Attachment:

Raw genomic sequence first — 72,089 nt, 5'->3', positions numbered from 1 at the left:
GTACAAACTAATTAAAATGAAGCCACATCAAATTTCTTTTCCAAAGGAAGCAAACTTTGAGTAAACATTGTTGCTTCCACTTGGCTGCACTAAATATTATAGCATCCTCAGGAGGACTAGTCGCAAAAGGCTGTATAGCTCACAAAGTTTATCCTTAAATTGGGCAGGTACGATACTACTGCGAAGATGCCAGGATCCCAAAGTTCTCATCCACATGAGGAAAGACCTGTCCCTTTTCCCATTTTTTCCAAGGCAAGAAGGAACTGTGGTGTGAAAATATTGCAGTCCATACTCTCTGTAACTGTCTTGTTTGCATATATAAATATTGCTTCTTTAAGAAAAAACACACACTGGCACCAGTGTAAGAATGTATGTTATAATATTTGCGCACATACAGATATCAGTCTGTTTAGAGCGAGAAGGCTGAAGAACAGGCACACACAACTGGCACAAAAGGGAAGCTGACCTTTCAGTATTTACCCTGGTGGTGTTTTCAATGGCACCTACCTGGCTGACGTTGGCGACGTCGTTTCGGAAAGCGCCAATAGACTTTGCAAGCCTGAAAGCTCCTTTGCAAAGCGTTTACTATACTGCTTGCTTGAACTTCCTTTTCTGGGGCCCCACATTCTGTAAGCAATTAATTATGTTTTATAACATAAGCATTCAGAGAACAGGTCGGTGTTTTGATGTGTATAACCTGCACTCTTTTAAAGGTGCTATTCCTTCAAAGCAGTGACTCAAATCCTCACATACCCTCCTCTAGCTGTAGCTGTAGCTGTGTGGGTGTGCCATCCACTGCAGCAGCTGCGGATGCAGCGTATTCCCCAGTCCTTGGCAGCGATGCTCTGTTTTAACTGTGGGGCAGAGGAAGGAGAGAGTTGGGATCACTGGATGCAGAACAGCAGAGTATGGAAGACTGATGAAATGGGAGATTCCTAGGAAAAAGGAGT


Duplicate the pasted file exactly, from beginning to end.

Raw genomic sequence first — 72,089 nt, 5'->3', positions numbered from 1 at the left:
GTACAAACTAATTAAAATGAAGCCACATCAAATTTCTTTTCCAAAGGAAGCAAACTTTGAGTAAACATTGTTGCTTCCACTTGGCTGCACTAAATATTATAGCATCCTCAGGAGGACTAGTCGCAAAAGGCTGTATAGCTCACAAAGTTTATCCTTAAATTGGGCAGGTACGATACTACTGCGAAGATGCCAGGATCCCAAAGTTCTCATCCACATGAGGAAAGACCTGTCCCTTTTCCCATTTTTTCCAAGGCAAGAAGGAACTGTGGTGTGAAAATATTGCAGTCCATACTCTCTGTAACTGTCTTGTTTGCATATATAAATATTGCTTCTTTAAGAAAAAACACACACTGGCACCAGTGTAAGAATGTATGTTATAATATTTGCGCACATACAGATATCAGTCTGTTTAGAGCGAGAAGGCTGAAGAACAGGCACACACAACTGGCACAAAAGGGAAGCTGACCTTTCAGTATTTACCCTGGTGGTGTTTTCAATGGCACCTACCTGGCTGACGTTGGCGACGTCGTTTCGGAAAGCGCCAATAGACTTTGCAAGCCTGAAAGCTCCTTTGCAAAGCGTTTACTATACTGCTTGCTTGAACTTCCTTTTCTGGGGCCCCACATTCTGTAAGCAATTAATTATGTTTTATAACATAAGCATTCAGAGAACAGGTCGGTGTTTTGATGTGTATAACCTGCACTCTTTTAAAGGTGCTATTCCTTCAAAGCAGTGACTCAAATCCTCACATACCCTCCTCTAGCTGTAGCTGTAGCTGTGTGGGTGTGCCATCCACTGCAGCAGCTGCGGATGCAGCGTATTCCCCAGTCCTTGGCAGCGATGCTCTGTTTTAACTGTGGGGCAGAGGAAGGAGAGAGTTGGGATCACTGGATGCAGAACAGCAGAGTATGGAAGACTGATGAAATGGGAGATTCCTAGGAAAAAGGAGT